Dr. Archima Major: Saving lives through our eyes (Part One) – Philadelphia Sunday Sun

By Andrea Lawful Sanders 

Dr. Archima Major, OD, FAAO is an ophthalmologist with a practice that is unlike anything you will ever see. She has Liberian roots and at the age of 42, has changed more lives for the better in a holistic way by simply looking through the eyes of her patients.  Dr. Major’s Eye Innovations,  LLC is nestled in a small cul-de-sac in Drexel Hill. When one enters her office, there’s an immediate feeling of warmth. The space is inviting and airy, and her staff is superb. 

Major believes in treating every patient as if they are her only client, and her attention to detail is flawless. She is open and transparent with her patients, friendly and kind, but no nonsense in her approach to their health and well-being. She is so persuasive that her patients immediately begin following her advice, with excellent results. 

For insight into Major — who is humble and prefers speaking about her patients that she lovingly gave hope through her advice and the technological advancement in her welcoming office rather than herself — one only has to speak to Debra Smith, who has been Major’s administrator, office manager and technician for the last two years. 

 “When I started, I noticed she [Major] was really good at what she does — and [that] the patients loved her,” Smith said. “If she spoke, people followed her advice. When they did follow the advice exactly as she had given them, they saw changes. She even looked in my eyes and told me all the conditions I had — thyroid issues and anemia.

I went to my primary doctor and they confirmed it through blood work. People came into this office with no hope and left in tears because she helped them. The thing I love the most is that she has gotten people off the medications through proper diets. Dr. Major needs two chairs — one for therapy, and one for vision. I love working here and working for her.”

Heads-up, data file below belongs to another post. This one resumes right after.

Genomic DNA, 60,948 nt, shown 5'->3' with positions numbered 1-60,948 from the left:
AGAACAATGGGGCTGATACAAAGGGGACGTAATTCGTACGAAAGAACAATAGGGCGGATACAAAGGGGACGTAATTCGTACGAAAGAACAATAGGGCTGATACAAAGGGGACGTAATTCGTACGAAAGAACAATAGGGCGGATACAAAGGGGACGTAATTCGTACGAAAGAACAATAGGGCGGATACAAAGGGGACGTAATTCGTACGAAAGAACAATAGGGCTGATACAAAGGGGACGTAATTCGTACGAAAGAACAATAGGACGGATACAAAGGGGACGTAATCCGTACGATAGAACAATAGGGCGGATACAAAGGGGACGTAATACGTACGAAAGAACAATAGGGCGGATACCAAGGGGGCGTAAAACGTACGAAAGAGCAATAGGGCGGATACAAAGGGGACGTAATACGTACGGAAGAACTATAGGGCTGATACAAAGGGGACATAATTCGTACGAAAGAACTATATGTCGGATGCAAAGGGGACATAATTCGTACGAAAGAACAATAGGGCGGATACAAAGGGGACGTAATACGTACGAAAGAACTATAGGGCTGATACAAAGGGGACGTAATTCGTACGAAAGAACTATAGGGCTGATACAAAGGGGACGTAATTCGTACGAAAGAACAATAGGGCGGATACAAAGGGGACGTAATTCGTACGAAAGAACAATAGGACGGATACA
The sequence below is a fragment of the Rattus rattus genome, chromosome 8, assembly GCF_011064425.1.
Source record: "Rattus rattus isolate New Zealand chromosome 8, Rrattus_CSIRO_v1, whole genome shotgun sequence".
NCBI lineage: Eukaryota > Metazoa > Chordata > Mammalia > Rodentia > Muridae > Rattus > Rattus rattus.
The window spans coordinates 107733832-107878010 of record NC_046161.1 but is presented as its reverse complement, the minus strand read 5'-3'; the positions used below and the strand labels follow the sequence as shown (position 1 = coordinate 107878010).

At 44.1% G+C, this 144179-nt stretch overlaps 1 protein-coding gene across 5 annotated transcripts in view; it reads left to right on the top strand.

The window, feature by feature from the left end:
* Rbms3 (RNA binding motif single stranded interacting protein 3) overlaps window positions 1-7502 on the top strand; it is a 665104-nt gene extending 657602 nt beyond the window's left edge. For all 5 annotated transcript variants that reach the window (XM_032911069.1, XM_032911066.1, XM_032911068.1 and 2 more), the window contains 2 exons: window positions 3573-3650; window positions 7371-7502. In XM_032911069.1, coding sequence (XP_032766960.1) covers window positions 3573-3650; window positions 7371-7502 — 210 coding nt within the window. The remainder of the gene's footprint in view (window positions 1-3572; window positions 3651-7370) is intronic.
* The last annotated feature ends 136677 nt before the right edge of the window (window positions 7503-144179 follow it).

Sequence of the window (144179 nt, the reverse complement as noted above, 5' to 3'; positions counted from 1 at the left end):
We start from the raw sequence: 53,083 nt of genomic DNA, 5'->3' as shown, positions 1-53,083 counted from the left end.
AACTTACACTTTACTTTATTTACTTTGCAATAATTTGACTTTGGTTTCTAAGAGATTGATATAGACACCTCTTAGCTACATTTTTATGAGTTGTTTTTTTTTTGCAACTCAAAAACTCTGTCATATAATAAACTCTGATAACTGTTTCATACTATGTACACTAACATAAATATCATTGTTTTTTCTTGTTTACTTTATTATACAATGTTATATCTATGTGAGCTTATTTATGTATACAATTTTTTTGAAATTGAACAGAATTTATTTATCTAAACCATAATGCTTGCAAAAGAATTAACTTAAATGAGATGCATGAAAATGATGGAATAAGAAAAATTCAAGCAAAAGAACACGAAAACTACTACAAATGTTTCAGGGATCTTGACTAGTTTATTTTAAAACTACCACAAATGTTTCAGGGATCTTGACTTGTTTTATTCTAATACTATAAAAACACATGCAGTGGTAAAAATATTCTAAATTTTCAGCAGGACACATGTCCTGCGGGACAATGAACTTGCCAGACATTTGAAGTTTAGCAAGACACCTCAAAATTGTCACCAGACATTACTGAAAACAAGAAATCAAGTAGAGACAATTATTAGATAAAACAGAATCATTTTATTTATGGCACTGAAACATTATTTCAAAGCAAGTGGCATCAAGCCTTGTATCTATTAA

One of Major’s patients — Wilmot Gibson — is an exercise enthusiast who loves taking on physical challenges and would run an average of two marathons a year. Born in Liberia, Gibson originally met her at a Liberian function where she is involved in several philanthropy efforts. 

(Photo: Eye Innovations website)

When he learned that she was an ophthalmologist, he decided to support her business by becoming her patient and began routine visits. That chance encounter has proven to be one that may ultimately save Gibson’s vision. During one of his routine exams, Major noticed that Gibson was developing retina issues and in her usual way, decided to try and get him to reverse those issues through non-pharmaceutical measures.

 As time went on though, Gibson realized that each time he exercised or would run for a long stretch, his vision would get blurry. Working with Dr. Major, they began trying to find a diagnosis because he was a healthy man with no other issues. One night on his way home from the gym, the traffic lights began to look like Christmas lights and Gibson realized that there was a much more serious issue at hand.